When in the field. In the course of locating a patient for DOT or conducting a contact investigation in the field, TB workers may need to ask for patients by name or inquire about a patient's work location and habits. This should be done as discreetly as possible. Before giving out patient information to anyone, health care workers should ask themselves, "Does this person need to know?" Health care workers do need to identify themselves as having a legitimate reason to seek a particular individual, but there is no need to disclose the nature of the problem or any specific details of the case in question. When a disclosure occurs during the course of a field investigation, it is a good idea to document what information was given out and to whom it was given, in case there are any follow-up questions from the patient or the person who was informed of the patient's health problem.
In the patient's home, health care workers should allow the patient to determine who is present during an interview. Family members or friends should be present and participate in the discussion only if the patient specifically requests this. In the field there are important measures that can be taken to protect patient confidentiality:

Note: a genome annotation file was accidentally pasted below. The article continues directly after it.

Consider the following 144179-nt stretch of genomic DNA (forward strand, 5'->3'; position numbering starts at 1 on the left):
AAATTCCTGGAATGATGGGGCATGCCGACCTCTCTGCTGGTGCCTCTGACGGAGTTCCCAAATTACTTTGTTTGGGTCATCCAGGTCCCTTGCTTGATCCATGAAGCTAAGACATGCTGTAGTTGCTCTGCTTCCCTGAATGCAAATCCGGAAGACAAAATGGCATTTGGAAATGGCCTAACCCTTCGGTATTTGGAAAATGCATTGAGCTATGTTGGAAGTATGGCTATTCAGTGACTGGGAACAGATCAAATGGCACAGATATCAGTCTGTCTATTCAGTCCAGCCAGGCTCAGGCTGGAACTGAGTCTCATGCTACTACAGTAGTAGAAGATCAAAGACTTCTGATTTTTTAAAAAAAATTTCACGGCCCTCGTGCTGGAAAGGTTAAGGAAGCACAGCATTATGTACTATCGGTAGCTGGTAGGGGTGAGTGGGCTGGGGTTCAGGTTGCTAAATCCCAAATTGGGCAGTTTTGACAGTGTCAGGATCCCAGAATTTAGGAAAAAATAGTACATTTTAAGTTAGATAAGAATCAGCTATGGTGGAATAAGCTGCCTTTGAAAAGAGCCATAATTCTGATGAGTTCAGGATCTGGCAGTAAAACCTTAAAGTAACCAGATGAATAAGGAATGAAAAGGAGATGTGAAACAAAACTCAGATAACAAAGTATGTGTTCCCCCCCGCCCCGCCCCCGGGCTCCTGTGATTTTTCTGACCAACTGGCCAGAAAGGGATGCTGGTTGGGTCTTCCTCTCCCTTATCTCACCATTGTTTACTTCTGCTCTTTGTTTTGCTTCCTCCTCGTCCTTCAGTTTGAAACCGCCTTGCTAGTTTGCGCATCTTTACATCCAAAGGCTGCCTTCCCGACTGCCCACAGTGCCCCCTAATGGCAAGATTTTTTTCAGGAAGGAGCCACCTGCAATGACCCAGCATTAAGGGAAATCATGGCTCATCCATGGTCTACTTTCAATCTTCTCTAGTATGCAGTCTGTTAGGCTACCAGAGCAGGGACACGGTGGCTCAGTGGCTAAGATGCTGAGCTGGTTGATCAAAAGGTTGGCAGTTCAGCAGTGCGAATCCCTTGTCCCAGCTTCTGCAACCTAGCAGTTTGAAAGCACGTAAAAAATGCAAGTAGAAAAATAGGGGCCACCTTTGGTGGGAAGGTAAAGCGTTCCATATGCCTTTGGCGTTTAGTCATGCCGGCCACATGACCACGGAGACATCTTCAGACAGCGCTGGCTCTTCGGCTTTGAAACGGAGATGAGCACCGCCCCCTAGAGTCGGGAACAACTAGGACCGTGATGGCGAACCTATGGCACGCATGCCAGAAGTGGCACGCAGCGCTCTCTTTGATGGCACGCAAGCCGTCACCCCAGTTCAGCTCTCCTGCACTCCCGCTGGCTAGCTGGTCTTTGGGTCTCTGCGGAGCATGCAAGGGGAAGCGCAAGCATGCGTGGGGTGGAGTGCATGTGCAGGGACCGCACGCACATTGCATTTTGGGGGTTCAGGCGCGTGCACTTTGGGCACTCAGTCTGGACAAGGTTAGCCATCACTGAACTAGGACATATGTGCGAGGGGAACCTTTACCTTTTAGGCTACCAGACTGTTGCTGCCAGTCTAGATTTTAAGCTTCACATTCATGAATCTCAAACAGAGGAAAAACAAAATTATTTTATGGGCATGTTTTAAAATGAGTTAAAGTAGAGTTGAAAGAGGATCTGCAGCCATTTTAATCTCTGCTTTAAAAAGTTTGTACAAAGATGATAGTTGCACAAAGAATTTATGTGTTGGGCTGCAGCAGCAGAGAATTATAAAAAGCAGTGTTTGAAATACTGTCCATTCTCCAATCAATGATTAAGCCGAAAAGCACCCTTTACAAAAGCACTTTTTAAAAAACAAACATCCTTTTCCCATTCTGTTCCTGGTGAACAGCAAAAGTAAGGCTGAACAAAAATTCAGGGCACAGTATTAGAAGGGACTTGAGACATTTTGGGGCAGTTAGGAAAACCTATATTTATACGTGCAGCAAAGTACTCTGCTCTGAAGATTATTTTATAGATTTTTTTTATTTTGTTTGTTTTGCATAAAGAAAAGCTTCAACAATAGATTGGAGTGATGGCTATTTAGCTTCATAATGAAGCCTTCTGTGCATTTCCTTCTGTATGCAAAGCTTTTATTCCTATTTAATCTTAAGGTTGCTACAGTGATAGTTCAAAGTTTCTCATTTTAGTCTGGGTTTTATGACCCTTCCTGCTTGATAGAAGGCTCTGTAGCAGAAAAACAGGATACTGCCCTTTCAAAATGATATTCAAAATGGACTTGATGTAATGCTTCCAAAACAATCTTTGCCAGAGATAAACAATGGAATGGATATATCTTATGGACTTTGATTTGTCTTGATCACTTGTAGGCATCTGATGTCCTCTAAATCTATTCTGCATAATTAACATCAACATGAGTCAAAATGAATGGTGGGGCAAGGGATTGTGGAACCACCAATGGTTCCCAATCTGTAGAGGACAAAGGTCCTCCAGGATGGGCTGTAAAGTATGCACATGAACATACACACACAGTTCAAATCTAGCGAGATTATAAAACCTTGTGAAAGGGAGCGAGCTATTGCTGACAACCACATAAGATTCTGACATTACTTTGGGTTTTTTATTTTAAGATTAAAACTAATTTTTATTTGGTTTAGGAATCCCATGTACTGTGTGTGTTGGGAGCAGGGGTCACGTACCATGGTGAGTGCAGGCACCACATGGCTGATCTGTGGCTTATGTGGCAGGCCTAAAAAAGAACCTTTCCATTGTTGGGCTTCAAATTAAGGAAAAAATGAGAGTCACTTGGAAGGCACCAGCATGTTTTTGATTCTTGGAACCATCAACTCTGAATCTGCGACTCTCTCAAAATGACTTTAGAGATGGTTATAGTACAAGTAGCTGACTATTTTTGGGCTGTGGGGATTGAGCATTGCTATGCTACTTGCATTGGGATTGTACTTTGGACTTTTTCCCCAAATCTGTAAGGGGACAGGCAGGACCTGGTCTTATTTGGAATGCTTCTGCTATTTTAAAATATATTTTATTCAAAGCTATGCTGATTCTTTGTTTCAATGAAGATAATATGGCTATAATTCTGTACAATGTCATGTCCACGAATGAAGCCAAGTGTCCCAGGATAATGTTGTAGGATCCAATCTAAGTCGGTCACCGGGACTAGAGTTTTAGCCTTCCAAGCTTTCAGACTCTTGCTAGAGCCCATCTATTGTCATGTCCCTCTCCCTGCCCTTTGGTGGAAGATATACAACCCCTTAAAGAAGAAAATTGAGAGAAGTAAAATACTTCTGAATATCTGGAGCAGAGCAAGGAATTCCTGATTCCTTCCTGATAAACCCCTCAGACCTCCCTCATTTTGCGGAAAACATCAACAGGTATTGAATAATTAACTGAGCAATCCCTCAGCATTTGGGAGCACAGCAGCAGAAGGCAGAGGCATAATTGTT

- Be discreet when making patient visits
- Conduct patient interviews in private; never discuss the case in a public place
- Don't leave sensitive or confidential information in messages for the patient on a door; but if a message must be left on the door, it should be left in a sealed envelope, marked confidential, and addressed to a specific person
- Don't leave sensitive or confidential information on an answering machine that other people can access
- Don't leave sensitive or confidential information with a neighbor or friend, and be careful not to disclose the patient's condition when gathering information on his or her whereabouts
Measures to Protect Patient Confidentiality
| Any situation